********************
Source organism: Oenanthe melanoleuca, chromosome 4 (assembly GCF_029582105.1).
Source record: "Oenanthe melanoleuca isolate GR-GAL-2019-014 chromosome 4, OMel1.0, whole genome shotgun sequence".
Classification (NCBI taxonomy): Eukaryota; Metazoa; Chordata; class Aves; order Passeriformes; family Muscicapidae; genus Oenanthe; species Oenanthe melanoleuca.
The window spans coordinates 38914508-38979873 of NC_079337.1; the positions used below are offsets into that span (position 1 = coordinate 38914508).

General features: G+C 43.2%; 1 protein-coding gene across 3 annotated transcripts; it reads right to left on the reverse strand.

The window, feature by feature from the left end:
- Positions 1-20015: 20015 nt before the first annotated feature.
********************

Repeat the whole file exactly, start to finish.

Source organism: Oenanthe melanoleuca, chromosome 4 (assembly GCF_029582105.1).
Source record: "Oenanthe melanoleuca isolate GR-GAL-2019-014 chromosome 4, OMel1.0, whole genome shotgun sequence".
Classification (NCBI taxonomy): Eukaryota; Metazoa; Chordata; class Aves; order Passeriformes; family Muscicapidae; genus Oenanthe; species Oenanthe melanoleuca.
The window spans coordinates 38914508-38979873 of NC_079337.1; the positions used below are offsets into that span (position 1 = coordinate 38914508).

General features: G+C 43.2%; 1 protein-coding gene across 3 annotated transcripts; it reads right to left on the reverse strand.

The window, feature by feature from the left end:
- Positions 1-20015: 20015 nt before the first annotated feature.